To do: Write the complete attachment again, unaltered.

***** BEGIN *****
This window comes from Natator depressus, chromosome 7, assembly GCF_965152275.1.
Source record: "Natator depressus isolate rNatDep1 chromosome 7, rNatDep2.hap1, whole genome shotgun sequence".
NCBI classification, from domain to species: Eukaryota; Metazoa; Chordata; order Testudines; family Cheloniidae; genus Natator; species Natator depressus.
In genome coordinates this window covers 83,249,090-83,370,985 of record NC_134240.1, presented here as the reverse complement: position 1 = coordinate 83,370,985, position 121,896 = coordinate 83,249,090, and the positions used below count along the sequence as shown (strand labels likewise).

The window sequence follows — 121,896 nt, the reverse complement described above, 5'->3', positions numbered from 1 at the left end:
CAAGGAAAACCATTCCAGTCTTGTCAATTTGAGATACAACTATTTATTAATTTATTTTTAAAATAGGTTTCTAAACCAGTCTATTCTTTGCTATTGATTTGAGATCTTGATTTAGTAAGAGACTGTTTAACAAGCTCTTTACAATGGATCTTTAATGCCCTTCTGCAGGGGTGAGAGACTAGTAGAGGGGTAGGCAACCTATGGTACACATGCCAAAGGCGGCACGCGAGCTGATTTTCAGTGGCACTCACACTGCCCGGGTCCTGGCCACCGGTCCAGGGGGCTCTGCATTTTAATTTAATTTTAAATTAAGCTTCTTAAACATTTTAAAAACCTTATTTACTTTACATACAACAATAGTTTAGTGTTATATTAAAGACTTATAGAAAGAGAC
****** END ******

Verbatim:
This window comes from Natator depressus, chromosome 7, assembly GCF_965152275.1.
Source record: "Natator depressus isolate rNatDep1 chromosome 7, rNatDep2.hap1, whole genome shotgun sequence".
NCBI classification, from domain to species: Eukaryota; Metazoa; Chordata; order Testudines; family Cheloniidae; genus Natator; species Natator depressus.
In genome coordinates this window covers 83,249,090-83,370,985 of record NC_134240.1, presented here as the reverse complement: position 1 = coordinate 83,370,985, position 121,896 = coordinate 83,249,090, and the positions used below count along the sequence as shown (strand labels likewise).

The window sequence follows — 121,896 nt, the reverse complement described above, 5'->3', positions numbered from 1 at the left end:
CAAGGAAAACCATTCCAGTCTTGTCAATTTGAGATACAACTATTTATTAATTTATTTTTAAAATAGGTTTCTAAACCAGTCTATTCTTTGCTATTGATTTGAGATCTTGATTTAGTAAGAGACTGTTTAACAAGCTCTTTACAATGGATCTTTAATGCCCTTCTGCAGGGGTGAGAGACTAGTAGAGGGGTAGGCAACCTATGGTACACATGCCAAAGGCGGCACGCGAGCTGATTTTCAGTGGCACTCACACTGCCCGGGTCCTGGCCACCGGTCCAGGGGGCTCTGCATTTTAATTTAATTTTAAATTAAGCTTCTTAAACATTTTAAAAACCTTATTTACTTTACATACAACAATAGTTTAGTGTTATATTAAAGACTTATAGAAAGAGAC